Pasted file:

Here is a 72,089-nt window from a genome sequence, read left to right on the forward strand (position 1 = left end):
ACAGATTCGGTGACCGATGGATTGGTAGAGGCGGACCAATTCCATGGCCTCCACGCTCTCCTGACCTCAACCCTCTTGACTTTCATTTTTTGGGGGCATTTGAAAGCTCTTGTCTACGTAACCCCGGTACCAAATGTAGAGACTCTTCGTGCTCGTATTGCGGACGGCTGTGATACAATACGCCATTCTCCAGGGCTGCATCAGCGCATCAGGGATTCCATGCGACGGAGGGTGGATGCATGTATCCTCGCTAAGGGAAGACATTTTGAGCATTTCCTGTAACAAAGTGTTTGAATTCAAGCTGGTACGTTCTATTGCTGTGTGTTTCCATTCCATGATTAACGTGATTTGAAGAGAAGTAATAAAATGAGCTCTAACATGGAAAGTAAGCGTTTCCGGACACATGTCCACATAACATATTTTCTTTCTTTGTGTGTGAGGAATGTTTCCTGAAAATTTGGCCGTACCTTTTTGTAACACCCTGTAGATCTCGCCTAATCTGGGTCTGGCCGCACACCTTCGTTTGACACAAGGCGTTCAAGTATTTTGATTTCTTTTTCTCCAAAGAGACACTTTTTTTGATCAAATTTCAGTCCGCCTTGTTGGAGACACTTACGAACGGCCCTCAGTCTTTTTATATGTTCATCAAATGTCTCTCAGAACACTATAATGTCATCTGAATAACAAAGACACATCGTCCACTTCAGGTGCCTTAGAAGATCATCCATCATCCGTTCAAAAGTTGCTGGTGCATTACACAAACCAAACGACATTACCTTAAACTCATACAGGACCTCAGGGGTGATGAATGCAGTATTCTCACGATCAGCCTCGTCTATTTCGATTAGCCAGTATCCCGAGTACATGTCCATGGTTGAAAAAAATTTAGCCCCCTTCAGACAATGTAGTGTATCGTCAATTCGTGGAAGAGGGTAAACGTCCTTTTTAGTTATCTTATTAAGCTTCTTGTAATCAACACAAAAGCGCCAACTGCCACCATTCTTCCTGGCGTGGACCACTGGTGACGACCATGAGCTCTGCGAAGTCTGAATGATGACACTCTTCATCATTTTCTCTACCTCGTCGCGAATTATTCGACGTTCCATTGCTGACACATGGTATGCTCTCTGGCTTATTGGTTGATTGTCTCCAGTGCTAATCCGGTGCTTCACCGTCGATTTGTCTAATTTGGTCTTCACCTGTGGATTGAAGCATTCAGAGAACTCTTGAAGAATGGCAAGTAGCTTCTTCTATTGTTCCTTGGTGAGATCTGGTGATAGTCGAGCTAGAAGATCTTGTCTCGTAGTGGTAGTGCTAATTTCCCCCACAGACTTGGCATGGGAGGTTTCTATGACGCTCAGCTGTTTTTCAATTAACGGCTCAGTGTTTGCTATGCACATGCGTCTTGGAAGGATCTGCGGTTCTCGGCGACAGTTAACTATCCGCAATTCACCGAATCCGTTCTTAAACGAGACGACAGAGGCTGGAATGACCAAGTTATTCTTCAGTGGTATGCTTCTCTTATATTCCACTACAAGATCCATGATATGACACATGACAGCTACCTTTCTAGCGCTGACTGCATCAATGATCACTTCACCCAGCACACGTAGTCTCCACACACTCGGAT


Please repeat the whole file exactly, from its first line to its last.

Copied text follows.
Here is a 72,089-nt window from a genome sequence, read left to right on the forward strand (position 1 = left end):
ACAGATTCGGTGACCGATGGATTGGTAGAGGCGGACCAATTCCATGGCCTCCACGCTCTCCTGACCTCAACCCTCTTGACTTTCATTTTTTGGGGGCATTTGAAAGCTCTTGTCTACGTAACCCCGGTACCAAATGTAGAGACTCTTCGTGCTCGTATTGCGGACGGCTGTGATACAATACGCCATTCTCCAGGGCTGCATCAGCGCATCAGGGATTCCATGCGACGGAGGGTGGATGCATGTATCCTCGCTAAGGGAAGACATTTTGAGCATTTCCTGTAACAAAGTGTTTGAATTCAAGCTGGTACGTTCTATTGCTGTGTGTTTCCATTCCATGATTAACGTGATTTGAAGAGAAGTAATAAAATGAGCTCTAACATGGAAAGTAAGCGTTTCCGGACACATGTCCACATAACATATTTTCTTTCTTTGTGTGTGAGGAATGTTTCCTGAAAATTTGGCCGTACCTTTTTGTAACACCCTGTAGATCTCGCCTAATCTGGGTCTGGCCGCACACCTTCGTTTGACACAAGGCGTTCAAGTATTTTGATTTCTTTTTCTCCAAAGAGACACTTTTTTTGATCAAATTTCAGTCCGCCTTGTTGGAGACACTTACGAACGGCCCTCAGTCTTTTTATATGTTCATCAAATGTCTCTCAGAACACTATAATGTCATCTGAATAACAAAGACACATCGTCCACTTCAGGTGCCTTAGAAGATCATCCATCATCCGTTCAAAAGTTGCTGGTGCATTACACAAACCAAACGACATTACCTTAAACTCATACAGGACCTCAGGGGTGATGAATGCAGTATTCTCACGATCAGCCTCGTCTATTTCGATTAGCCAGTATCCCGAGTACATGTCCATGGTTGAAAAAAATTTAGCCCCCTTCAGACAATGTAGTGTATCGTCAATTCGTGGAAGAGGGTAAACGTCCTTTTTAGTTATCTTATTAAGCTTCTTGTAATCAACACAAAAGCGCCAACTGCCACCATTCTTCCTGGCGTGGACCACTGGTGACGACCATGAGCTCTGCGAAGTCTGAATGATGACACTCTTCATCATTTTCTCTACCTCGTCGCGAATTATTCGACGTTCCATTGCTGACACATGGTATGCTCTCTGGCTTATTGGTTGATTGTCTCCAGTGCTAATCCGGTGCTTCACCGTCGATTTGTCTAATTTGGTCTTCACCTGTGGATTGAAGCATTCAGAGAACTCTTGAAGAATGGCAAGTAGCTTCTTCTATTGTTCCTTGGTGAGATCTGGTGATAGTCGAGCTAGAAGATCTTGTCTCGTAGTGGTAGTGCTAATTTCCCCCACAGACTTGGCATGGGAGGTTTCTATGACGCTCAGCTGTTTTTCAATTAACGGCTCAGTGTTTGCTATGCACATGCGTCTTGGAAGGATCTGCGGTTCTCGGCGACAGTTAACTATCCGCAATTCACCGAATCCGTTCTTAAACGAGACGACAGAGGCTGGAATGACCAAGTTATTCTTCAGTGGTATGCTTCTCTTATATTCCACTACAAGATCCATGATATGACACATGACAGCTACCTTTCTAGCGCTGACTGCATCAATGATCACTTCACCCAGCACACGTAGTCTCCACACACTCGGAT